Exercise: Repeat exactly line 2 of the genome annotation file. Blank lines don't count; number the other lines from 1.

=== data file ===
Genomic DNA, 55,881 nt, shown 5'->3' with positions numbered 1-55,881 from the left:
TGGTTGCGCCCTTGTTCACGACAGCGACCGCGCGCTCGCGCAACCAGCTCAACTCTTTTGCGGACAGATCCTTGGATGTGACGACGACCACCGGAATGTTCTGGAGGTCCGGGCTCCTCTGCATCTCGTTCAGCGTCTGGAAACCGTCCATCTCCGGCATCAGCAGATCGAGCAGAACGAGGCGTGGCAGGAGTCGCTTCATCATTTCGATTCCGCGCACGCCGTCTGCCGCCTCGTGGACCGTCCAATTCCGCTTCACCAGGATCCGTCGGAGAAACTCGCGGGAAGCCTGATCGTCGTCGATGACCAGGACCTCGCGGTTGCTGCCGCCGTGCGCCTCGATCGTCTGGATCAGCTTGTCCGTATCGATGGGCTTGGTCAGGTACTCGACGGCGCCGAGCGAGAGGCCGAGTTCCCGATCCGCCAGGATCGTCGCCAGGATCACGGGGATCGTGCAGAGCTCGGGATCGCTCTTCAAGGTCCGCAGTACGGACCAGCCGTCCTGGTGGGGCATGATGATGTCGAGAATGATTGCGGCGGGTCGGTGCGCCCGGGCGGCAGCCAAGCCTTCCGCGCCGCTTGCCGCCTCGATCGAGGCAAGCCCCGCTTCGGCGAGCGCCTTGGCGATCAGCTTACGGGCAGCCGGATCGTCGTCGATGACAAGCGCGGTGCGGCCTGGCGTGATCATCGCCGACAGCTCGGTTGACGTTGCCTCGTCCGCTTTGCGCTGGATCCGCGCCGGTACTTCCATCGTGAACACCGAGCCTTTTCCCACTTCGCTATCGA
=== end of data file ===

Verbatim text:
TGGTTGCGCCCTTGTTCACGACAGCGACCGCGCGCTCGCGCAACCAGCTCAACTCTTTTGCGGACAGATCCTTGGATGTGACGACGACCACCGGAATGTTCTGGAGGTCCGGGCTCCTCTGCATCTCGTTCAGCGTCTGGAAACCGTCCATCTCCGGCATCAGCAGATCGAGCAGAACGAGGCGTGGCAGGAGTCGCTTCATCATTTCGATTCCGCGCACGCCGTCTGCCGCCTCGTGGACCGTCCAATTCCGCTTCACCAGGATCCGTCGGAGAAACTCGCGGGAAGCCTGATCGTCGTCGATGACCAGGACCTCGCGGTTGCTGCCGCCGTGCGCCTCGATCGTCTGGATCAGCTTGTCCGTATCGATGGGCTTGGTCAGGTACTCGACGGCGCCGAGCGAGAGGCCGAGTTCCCGATCCGCCAGGATCGTCGCCAGGATCACGGGGATCGTGCAGAGCTCGGGATCGCTCTTCAAGGTCCGCAGTACGGACCAGCCGTCCTGGTGGGGCATGATGATGTCGAGAATGATTGCGGCGGGTCGGTGCGCCCGGGCGGCAGCCAAGCCTTCCGCGCCGCTTGCCGCCTCGATCGAGGCAAGCCCCGCTTCGGCGAGCGCCTTGGCGATCAGCTTACGGGCAGCCGGATCGTCGTCGATGACAAGCGCGGTGCGGCCTGGCGTGATCATCGCCGACAGCTCGGTTGACGTTGCCTCGTCCGCTTTGCGCTGGATCCGCGCCGGTACTTCCATCGTGAACACCGAGCCTTTTCCCACTTCGCTATCGA